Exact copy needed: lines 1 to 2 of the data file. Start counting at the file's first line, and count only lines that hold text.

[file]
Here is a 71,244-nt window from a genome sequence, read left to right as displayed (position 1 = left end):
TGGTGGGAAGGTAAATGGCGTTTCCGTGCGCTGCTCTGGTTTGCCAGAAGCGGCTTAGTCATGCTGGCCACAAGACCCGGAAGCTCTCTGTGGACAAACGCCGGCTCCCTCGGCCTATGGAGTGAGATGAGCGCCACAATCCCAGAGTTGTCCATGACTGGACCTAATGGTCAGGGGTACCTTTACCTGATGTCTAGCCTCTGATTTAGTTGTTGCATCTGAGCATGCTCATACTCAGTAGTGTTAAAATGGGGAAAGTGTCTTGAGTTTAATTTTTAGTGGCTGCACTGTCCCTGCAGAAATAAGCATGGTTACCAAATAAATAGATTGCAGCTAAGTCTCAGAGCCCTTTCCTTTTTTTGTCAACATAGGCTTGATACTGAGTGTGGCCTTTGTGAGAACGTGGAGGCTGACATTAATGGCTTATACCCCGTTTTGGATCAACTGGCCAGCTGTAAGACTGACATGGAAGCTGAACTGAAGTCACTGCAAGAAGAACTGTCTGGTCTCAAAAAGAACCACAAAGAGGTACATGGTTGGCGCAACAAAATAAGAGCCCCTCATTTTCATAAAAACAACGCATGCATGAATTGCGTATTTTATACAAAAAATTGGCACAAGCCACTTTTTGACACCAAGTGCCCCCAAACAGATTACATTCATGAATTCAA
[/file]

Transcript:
Here is a 71,244-nt window from a genome sequence, read left to right as displayed (position 1 = left end):
TGGTGGGAAGGTAAATGGCGTTTCCGTGCGCTGCTCTGGTTTGCCAGAAGCGGCTTAGTCATGCTGGCCACAAGACCCGGAAGCTCTCTGTGGACAAACGCCGGCTCCCTCGGCCTATGGAGTGAGATGAGCGCCACAATCCCAGAGTTGTCCATGACTGGACCTAATGGTCAGGGGTACCTTTACCTGATGTCTAGCCTCTGATTTAGTTGTTGCATCTGAGCATGCTCATACTCAGTAGTGTTAAAATGGGGAAAGTGTCTTGAGTTTAATTTTTAGTGGCTGCACTGTCCCTGCAGAAATAAGCATGGTTACCAAATAAATAGATTGCAGCTAAGTCTCAGAGCCCTTTCCTTTTTTTGTCAACATAGGCTTGATACTGAGTGTGGCCTTTGTGAGAACGTGGAGGCTGACATTAATGGCTTATACCCCGTTTTGGATCAACTGGCCAGCTGTAAGACTGACATGGAAGCTGAACTGAAGTCACTGCAAGAAGAACTGTCTGGTCTCAAAAAGAACCACAAAGAGGTACATGGTTGGCGCAACAAAATAAGAGCCCCTCATTTTCATAAAAACAACGCATGCATGAATTGCGTATTTTATACAAAAAATTGGCACAAGCCACTTTTTGACACCAAGTGCCCCCAAACAGATTACATTCATGAATTCAA